I never expected someone else to move in and take away what I had. Suppose that’s why people marry off. Stopping by to say “I love you” every spring leaves three other seasons to put their touch on a woman. So I can’t blame her for asking for more from me. She deserves it. She treats me real good. Better than anyone. I can’t say I understand it myself, why I still think about heading south in a few months here, and seeing what turns up down there.

Maybe I’m still waiting to learn that guitar before I make another promise to myself.

January 4, 2007


As reported earlier by Mr. Ravioli, there are pregnant robots out there among us. Science hasn’t yet answered, “How did they get that way?”

The revolution won’t be on YouTube?

Television will not be revolutionized!

Gil Scott Heron inspired this one…

He said that the Revolution will not be televised. I was at the Coat of Arms in Portsmouth, NH talking with some friends about that possibility. Someone said we should fund this war in Iraq with corporate sponsors. Dickie’s pants, Timberland boots, Hummer, they could brand the soldiers, field test their product in a convincing way. It doesn’t seem impossible.

However, the revolution Scott Heron speaks of will have to be the one that targets the cell phone satellites and internet servers. It will be a revolution of the have-nots, as he talks about, because those of us who have this technology can’t imagine life without it, and wouldn’t give it up for world peace.

Here’s his take on it…

The revolution will no be televised
You will not be able to stay home, brother.
You will not be able to plug in, turn on and cop out.
You will not be able to lose yourself on skag and skip,
Skip out for beer during commercials,
Because the revolution will not be televised.

The revolution will not be televised.
The revolution will not be brought to you by Xerox
In 4 parts without commercial interruptions.
The revolution will not show you pictures of Nixon
blowing a bugle and leading a charge by John
Mitchell, General Abrams and Spiro Agnew to eat
hog maws confiscated from a Harlem sanctuary.

The revolution will not be televised.
The revolution will not be brought to you by the
Schaefer Award Theatre and will not star Natalie
Woods and Steve McQueen or Bullwinkle and Julia.
The revolution will not give your mouth sex appeal.
The revolution will not get rid of the nubs.
The revolution will not make you look five pounds
thinner, because the revolution will not be televised, Brother.

There will be no pictures of you and Willie May
pushing that shopping cart down the block on the dead run,
or trying to slide that color television into a stolen ambulance.
NBC will not be able predict the winner at 8:32
or report from 29 districts.
The revolution will not be televised.

There will be no pictures of pigs shooting down
brothers in the instant replay.
There will be no pictures of pigs shooting down
brothers in the instant replay.
There will be no pictures of Whitney Young being
run out of Harlem on a rail with a brand new process.
There will be no slow motion or still life of Roy
Wilkens strolling through Watts in a Red, Black and
Green liberation jumpsuit that he had been saving
For just the proper occasion.

Green Acres, The Beverly Hillbillies, and Hooterville
Junction will no longer be so damned relevant, and
women will not care if Dick finally gets down with
Jane on Search for Tomorrow because Black people
will be in the street looking for a brighter day.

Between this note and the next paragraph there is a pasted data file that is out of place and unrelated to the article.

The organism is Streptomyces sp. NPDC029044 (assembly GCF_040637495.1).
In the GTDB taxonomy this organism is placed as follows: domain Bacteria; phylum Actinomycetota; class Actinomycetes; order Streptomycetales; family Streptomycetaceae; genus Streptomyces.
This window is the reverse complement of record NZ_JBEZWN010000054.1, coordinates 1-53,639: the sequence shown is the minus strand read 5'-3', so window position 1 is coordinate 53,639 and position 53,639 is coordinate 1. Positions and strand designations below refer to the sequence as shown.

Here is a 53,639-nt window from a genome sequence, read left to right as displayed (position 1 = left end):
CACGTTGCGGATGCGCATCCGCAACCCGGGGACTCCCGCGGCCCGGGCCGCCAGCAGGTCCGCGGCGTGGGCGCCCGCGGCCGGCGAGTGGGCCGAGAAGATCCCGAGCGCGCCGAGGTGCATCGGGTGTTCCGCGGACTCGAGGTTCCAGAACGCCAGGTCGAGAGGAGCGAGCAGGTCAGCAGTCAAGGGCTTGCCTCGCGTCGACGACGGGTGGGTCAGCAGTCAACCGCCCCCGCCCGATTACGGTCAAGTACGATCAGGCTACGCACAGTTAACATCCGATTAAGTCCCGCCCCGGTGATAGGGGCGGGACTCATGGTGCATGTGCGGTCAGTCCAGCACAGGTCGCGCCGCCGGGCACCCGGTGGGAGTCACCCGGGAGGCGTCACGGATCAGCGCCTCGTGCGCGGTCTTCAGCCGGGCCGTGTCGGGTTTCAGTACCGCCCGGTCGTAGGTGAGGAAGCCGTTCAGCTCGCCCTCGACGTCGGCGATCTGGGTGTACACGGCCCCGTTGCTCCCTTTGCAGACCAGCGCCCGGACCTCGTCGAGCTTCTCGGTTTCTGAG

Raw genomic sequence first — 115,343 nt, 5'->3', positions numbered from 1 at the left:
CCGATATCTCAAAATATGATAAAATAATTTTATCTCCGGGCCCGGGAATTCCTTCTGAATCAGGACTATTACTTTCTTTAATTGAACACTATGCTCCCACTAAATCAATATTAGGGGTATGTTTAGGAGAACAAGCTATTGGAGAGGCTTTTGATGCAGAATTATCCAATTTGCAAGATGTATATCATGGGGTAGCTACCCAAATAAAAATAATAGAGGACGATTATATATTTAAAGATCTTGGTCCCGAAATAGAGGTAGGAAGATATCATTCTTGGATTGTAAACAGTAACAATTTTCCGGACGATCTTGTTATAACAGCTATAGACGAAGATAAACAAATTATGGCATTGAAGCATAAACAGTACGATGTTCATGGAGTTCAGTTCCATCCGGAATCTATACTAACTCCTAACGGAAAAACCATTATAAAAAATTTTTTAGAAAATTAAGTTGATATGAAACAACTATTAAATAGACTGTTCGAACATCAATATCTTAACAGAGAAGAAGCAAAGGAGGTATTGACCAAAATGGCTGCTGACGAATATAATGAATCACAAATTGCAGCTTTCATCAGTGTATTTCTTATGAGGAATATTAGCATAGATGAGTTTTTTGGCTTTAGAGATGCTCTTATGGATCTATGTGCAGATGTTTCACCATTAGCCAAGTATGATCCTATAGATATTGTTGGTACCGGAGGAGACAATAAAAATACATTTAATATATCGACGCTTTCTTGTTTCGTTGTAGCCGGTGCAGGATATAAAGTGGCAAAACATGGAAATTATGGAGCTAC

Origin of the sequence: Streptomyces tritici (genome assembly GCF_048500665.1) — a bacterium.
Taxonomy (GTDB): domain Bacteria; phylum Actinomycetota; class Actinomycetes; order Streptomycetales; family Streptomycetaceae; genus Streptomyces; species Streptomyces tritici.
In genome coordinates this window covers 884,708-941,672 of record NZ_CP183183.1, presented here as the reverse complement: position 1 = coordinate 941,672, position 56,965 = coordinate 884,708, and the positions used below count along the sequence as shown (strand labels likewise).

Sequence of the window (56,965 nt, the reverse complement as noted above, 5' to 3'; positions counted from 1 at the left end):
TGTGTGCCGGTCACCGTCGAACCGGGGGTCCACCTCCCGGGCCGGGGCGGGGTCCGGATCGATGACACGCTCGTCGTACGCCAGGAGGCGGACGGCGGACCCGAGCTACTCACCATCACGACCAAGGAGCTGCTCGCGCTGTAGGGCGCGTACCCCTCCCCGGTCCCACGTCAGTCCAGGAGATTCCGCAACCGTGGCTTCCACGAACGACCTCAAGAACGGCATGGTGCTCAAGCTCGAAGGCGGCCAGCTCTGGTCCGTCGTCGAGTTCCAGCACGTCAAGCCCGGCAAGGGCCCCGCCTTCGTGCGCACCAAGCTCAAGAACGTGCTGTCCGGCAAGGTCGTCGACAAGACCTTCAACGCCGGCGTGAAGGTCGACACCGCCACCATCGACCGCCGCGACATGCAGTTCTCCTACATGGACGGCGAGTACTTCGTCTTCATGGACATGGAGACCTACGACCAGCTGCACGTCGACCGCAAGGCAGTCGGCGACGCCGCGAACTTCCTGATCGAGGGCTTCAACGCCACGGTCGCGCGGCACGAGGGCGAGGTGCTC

The revolution will not be televised.

There will be no highlights on the eleven o’clock
news and no pictures of hairy armed women
liberationists and Jackie Onassis blowing her nose.
The theme song will not be written by Jim Webb,
Francis Scott Key, nor sung by Glen Campbell, Tom
Jones, Johnny Cash, Englebert Humperdink, or the Rare Earth.
The revolution will not be televised.

The revolution will not be right back
after a message about a white tornado, white lightning, or white people.
You will not have to worry about a dove in your
bedroom, a tiger in your tank, or the giant in your toilet bowl.
The revolution will not go better with Coke.
The revolution will not fight the germs that may cause bad breath.
The revolution will put you in the driver’s seat.

The revolution will not be televised, will not be televised,
will not be televised, will not be televised.
The revolution will be no re-run brothers;
The revolution will be live.


“The formation of cities (3500 bc – 2400 bc) in lower Iraq was a revolution in the history of mankind: it brought about the integration of diverse clans, villages, and other small groups into a single society.” – A History of Islamic Cultures by Ira Lapidus

In very small tribes there is little room for individuality. Everyone is watching everyone in a monoculture. When your society becomes larger, people have more room to try customs brought into the new paradigm by other conquered villages.

Is this the guiding principle of democracy? If we conquer un-democratic tribes, we are freeing them to become anything they want?

It’s amazing to think, in that case, that Iraq was the first nation to bring democracy to others. 3000 years before Christ, 5000 years before George Bush. Iraq is the Original Democracy!

B-52’s loaded with democracy to be dropped on Iran, Syria, North Korea…


Jim Rolston isn’t bringing democracy to your neighborhood, he is keeping riff raff out of the scrapyard in Madbury.

January 3, 2007

You are watching a test pattern

I am trying to install an mp3 player in my blog so you can hear my New Year sermon. This is a test. Click the play button to stream the audio track. (Hopefully)

test my levels

this is bullshit.

HA! I got it! Four hours of working on it, went to bed, woke up from a dream where I inherited a cabin built in a junk pile, came out here and got it to work.

January 2, 2007

Here’s some more ephemera from my dad’s shop.

January 1, 2007


This is the comic I found Arnold in.